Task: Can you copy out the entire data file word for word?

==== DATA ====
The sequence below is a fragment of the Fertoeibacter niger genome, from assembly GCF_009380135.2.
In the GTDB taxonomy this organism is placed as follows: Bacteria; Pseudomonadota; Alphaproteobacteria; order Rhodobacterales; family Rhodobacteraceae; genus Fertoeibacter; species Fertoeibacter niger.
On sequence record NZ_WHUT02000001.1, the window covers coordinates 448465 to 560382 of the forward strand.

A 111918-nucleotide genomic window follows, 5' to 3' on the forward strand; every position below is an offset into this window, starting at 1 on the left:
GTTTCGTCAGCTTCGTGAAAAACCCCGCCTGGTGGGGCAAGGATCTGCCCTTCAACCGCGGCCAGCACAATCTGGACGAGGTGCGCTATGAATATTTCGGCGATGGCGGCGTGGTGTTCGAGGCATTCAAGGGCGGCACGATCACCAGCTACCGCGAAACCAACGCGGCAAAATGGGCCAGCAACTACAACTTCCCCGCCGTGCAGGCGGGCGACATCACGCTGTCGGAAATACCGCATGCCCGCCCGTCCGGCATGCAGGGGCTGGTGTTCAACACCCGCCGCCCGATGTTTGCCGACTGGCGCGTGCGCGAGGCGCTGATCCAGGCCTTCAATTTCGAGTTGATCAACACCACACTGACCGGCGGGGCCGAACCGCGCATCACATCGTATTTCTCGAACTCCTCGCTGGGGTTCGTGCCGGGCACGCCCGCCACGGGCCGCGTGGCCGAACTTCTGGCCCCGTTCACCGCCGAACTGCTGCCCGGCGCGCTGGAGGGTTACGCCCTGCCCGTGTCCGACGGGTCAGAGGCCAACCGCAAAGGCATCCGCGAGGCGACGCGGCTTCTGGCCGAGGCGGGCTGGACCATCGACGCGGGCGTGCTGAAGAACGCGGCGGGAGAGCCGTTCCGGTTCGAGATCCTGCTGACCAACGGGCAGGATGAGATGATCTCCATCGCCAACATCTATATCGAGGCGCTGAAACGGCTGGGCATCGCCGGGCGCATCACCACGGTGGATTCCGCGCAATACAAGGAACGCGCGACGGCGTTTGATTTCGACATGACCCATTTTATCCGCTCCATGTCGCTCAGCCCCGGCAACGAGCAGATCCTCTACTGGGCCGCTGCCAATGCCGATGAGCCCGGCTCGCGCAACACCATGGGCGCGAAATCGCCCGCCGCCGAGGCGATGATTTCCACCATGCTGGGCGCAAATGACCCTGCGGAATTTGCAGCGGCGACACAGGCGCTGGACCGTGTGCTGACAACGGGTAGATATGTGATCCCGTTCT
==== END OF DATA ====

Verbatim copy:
The sequence below is a fragment of the Fertoeibacter niger genome, from assembly GCF_009380135.2.
In the GTDB taxonomy this organism is placed as follows: Bacteria; Pseudomonadota; Alphaproteobacteria; order Rhodobacterales; family Rhodobacteraceae; genus Fertoeibacter; species Fertoeibacter niger.
On sequence record NZ_WHUT02000001.1, the window covers coordinates 448465 to 560382 of the forward strand.

A 111918-nucleotide genomic window follows, 5' to 3' on the forward strand; every position below is an offset into this window, starting at 1 on the left:
GTTTCGTCAGCTTCGTGAAAAACCCCGCCTGGTGGGGCAAGGATCTGCCCTTCAACCGCGGCCAGCACAATCTGGACGAGGTGCGCTATGAATATTTCGGCGATGGCGGCGTGGTGTTCGAGGCATTCAAGGGCGGCACGATCACCAGCTACCGCGAAACCAACGCGGCAAAATGGGCCAGCAACTACAACTTCCCCGCCGTGCAGGCGGGCGACATCACGCTGTCGGAAATACCGCATGCCCGCCCGTCCGGCATGCAGGGGCTGGTGTTCAACACCCGCCGCCCGATGTTTGCCGACTGGCGCGTGCGCGAGGCGCTGATCCAGGCCTTCAATTTCGAGTTGATCAACACCACACTGACCGGCGGGGCCGAACCGCGCATCACATCGTATTTCTCGAACTCCTCGCTGGGGTTCGTGCCGGGCACGCCCGCCACGGGCCGCGTGGCCGAACTTCTGGCCCCGTTCACCGCCGAACTGCTGCCCGGCGCGCTGGAGGGTTACGCCCTGCCCGTGTCCGACGGGTCAGAGGCCAACCGCAAAGGCATCCGCGAGGCGACGCGGCTTCTGGCCGAGGCGGGCTGGACCATCGACGCGGGCGTGCTGAAGAACGCGGCGGGAGAGCCGTTCCGGTTCGAGATCCTGCTGACCAACGGGCAGGATGAGATGATCTCCATCGCCAACATCTATATCGAGGCGCTGAAACGGCTGGGCATCGCCGGGCGCATCACCACGGTGGATTCCGCGCAATACAAGGAACGCGCGACGGCGTTTGATTTCGACATGACCCATTTTATCCGCTCCATGTCGCTCAGCCCCGGCAACGAGCAGATCCTCTACTGGGCCGCTGCCAATGCCGATGAGCCCGGCTCGCGCAACACCATGGGCGCGAAATCGCCCGCCGCCGAGGCGATGATTTCCACCATGCTGGGCGCAAATGACCCTGCGGAATTTGCAGCGGCGACACAGGCGCTGGACCGTGTGCTGACAACGGGTAGATATGTGATCCCGTTCT